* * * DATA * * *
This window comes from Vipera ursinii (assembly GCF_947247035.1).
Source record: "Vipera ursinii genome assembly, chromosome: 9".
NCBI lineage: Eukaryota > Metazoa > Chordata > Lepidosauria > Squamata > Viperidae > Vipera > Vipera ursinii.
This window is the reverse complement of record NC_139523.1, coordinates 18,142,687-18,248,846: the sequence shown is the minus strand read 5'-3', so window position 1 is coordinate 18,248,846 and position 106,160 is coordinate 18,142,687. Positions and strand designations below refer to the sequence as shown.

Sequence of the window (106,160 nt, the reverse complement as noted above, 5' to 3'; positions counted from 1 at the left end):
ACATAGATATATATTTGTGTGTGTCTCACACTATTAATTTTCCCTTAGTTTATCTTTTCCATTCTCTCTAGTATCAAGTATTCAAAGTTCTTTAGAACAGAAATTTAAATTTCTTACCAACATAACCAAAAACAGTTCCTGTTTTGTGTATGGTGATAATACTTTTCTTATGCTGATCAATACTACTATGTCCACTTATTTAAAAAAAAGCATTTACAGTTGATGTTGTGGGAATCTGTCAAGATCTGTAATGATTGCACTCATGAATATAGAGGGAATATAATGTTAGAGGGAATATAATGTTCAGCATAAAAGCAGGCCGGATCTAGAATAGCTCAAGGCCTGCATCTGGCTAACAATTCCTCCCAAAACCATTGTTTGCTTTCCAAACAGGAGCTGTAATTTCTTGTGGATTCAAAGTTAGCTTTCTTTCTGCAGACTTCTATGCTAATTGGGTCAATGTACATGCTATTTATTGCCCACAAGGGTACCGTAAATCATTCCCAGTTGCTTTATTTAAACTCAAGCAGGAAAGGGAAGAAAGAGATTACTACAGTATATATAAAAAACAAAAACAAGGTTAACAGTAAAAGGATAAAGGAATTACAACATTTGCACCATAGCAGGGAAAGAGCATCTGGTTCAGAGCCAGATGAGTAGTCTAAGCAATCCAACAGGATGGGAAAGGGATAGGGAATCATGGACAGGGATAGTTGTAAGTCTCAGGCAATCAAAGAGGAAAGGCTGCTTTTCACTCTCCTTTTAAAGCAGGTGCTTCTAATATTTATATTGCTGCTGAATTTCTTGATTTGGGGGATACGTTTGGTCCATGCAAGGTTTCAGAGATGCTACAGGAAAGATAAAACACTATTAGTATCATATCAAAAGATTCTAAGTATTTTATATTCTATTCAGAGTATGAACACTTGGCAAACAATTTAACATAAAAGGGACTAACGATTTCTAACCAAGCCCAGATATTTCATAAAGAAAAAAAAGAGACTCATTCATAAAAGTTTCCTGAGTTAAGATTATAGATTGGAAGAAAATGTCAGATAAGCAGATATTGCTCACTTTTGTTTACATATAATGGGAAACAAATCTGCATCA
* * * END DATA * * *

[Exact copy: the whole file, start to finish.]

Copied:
This window comes from Vipera ursinii (assembly GCF_947247035.1).
Source record: "Vipera ursinii genome assembly, chromosome: 9".
NCBI lineage: Eukaryota > Metazoa > Chordata > Lepidosauria > Squamata > Viperidae > Vipera > Vipera ursinii.
This window is the reverse complement of record NC_139523.1, coordinates 18,142,687-18,248,846: the sequence shown is the minus strand read 5'-3', so window position 1 is coordinate 18,248,846 and position 106,160 is coordinate 18,142,687. Positions and strand designations below refer to the sequence as shown.

Sequence of the window (106,160 nt, the reverse complement as noted above, 5' to 3'; positions counted from 1 at the left end):
ACATAGATATATATTTGTGTGTGTCTCACACTATTAATTTTCCCTTAGTTTATCTTTTCCATTCTCTCTAGTATCAAGTATTCAAAGTTCTTTAGAACAGAAATTTAAATTTCTTACCAACATAACCAAAAACAGTTCCTGTTTTGTGTATGGTGATAATACTTTTCTTATGCTGATCAATACTACTATGTCCACTTATTTAAAAAAAAGCATTTACAGTTGATGTTGTGGGAATCTGTCAAGATCTGTAATGATTGCACTCATGAATATAGAGGGAATATAATGTTAGAGGGAATATAATGTTCAGCATAAAAGCAGGCCGGATCTAGAATAGCTCAAGGCCTGCATCTGGCTAACAATTCCTCCCAAAACCATTGTTTGCTTTCCAAACAGGAGCTGTAATTTCTTGTGGATTCAAAGTTAGCTTTCTTTCTGCAGACTTCTATGCTAATTGGGTCAATGTACATGCTATTTATTGCCCACAAGGGTACCGTAAATCATTCCCAGTTGCTTTATTTAAACTCAAGCAGGAAAGGGAAGAAAGAGATTACTACAGTATATATAAAAAACAAAAACAAGGTTAACAGTAAAAGGATAAAGGAATTACAACATTTGCACCATAGCAGGGAAAGAGCATCTGGTTCAGAGCCAGATGAGTAGTCTAAGCAATCCAACAGGATGGGAAAGGGATAGGGAATCATGGACAGGGATAGTTGTAAGTCTCAGGCAATCAAAGAGGAAAGGCTGCTTTTCACTCTCCTTTTAAAGCAGGTGCTTCTAATATTTATATTGCTGCTGAATTTCTTGATTTGGGGGATACGTTTGGTCCATGCAAGGTTTCAGAGATGCTACAGGAAAGATAAAACACTATTAGTATCATATCAAAAGATTCTAAGTATTTTATATTCTATTCAGAGTATGAACACTTGGCAAACAATTTAACATAAAAGGGACTAACGATTTCTAACCAAGCCCAGATATTTCATAAAGAAAAAAAAGAGACTCATTCATAAAAGTTTCCTGAGTTAAGATTATAGATTGGAAGAAAATGTCAGATAAGCAGATATTGCTCACTTTTGTTTACATATAATGGGAAACAAATCTGCATCA